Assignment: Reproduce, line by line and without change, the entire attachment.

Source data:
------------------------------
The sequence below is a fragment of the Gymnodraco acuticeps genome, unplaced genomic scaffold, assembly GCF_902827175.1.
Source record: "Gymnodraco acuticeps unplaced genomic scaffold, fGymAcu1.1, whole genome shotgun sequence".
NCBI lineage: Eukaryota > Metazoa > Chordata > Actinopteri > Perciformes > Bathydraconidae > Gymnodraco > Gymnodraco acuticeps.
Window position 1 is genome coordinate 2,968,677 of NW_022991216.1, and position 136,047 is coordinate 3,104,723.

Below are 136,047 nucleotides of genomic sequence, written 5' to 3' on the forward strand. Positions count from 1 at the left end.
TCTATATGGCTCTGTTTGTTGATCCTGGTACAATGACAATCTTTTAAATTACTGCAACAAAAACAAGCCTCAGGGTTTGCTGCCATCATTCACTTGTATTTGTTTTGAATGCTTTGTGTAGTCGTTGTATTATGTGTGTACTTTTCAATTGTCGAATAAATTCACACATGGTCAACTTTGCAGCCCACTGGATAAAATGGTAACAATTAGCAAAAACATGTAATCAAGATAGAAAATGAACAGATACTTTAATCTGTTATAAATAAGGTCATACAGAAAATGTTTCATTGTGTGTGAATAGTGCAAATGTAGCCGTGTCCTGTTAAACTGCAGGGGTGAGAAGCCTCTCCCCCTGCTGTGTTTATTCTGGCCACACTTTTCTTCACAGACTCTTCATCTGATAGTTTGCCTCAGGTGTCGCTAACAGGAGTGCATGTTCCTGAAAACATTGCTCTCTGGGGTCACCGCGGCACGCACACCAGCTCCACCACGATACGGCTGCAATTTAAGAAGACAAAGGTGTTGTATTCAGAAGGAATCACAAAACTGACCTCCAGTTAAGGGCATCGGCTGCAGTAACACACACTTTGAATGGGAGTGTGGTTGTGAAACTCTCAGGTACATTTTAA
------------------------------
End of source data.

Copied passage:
The sequence below is a fragment of the Gymnodraco acuticeps genome, unplaced genomic scaffold, assembly GCF_902827175.1.
Source record: "Gymnodraco acuticeps unplaced genomic scaffold, fGymAcu1.1, whole genome shotgun sequence".
NCBI lineage: Eukaryota > Metazoa > Chordata > Actinopteri > Perciformes > Bathydraconidae > Gymnodraco > Gymnodraco acuticeps.
Window position 1 is genome coordinate 2,968,677 of NW_022991216.1, and position 136,047 is coordinate 3,104,723.

Below are 136,047 nucleotides of genomic sequence, written 5' to 3' on the forward strand. Positions count from 1 at the left end.
TCTATATGGCTCTGTTTGTTGATCCTGGTACAATGACAATCTTTTAAATTACTGCAACAAAAACAAGCCTCAGGGTTTGCTGCCATCATTCACTTGTATTTGTTTTGAATGCTTTGTGTAGTCGTTGTATTATGTGTGTACTTTTCAATTGTCGAATAAATTCACACATGGTCAACTTTGCAGCCCACTGGATAAAATGGTAACAATTAGCAAAAACATGTAATCAAGATAGAAAATGAACAGATACTTTAATCTGTTATAAATAAGGTCATACAGAAAATGTTTCATTGTGTGTGAATAGTGCAAATGTAGCCGTGTCCTGTTAAACTGCAGGGGTGAGAAGCCTCTCCCCCTGCTGTGTTTATTCTGGCCACACTTTTCTTCACAGACTCTTCATCTGATAGTTTGCCTCAGGTGTCGCTAACAGGAGTGCATGTTCCTGAAAACATTGCTCTCTGGGGTCACCGCGGCACGCACACCAGCTCCACCACGATACGGCTGCAATTTAAGAAGACAAAGGTGTTGTATTCAGAAGGAATCACAAAACTGACCTCCAGTTAAGGGCATCGGCTGCAGTAACACACACTTTGAATGGGAGTGTGGTTGTGAAACTCTCAGGTACATTTTAA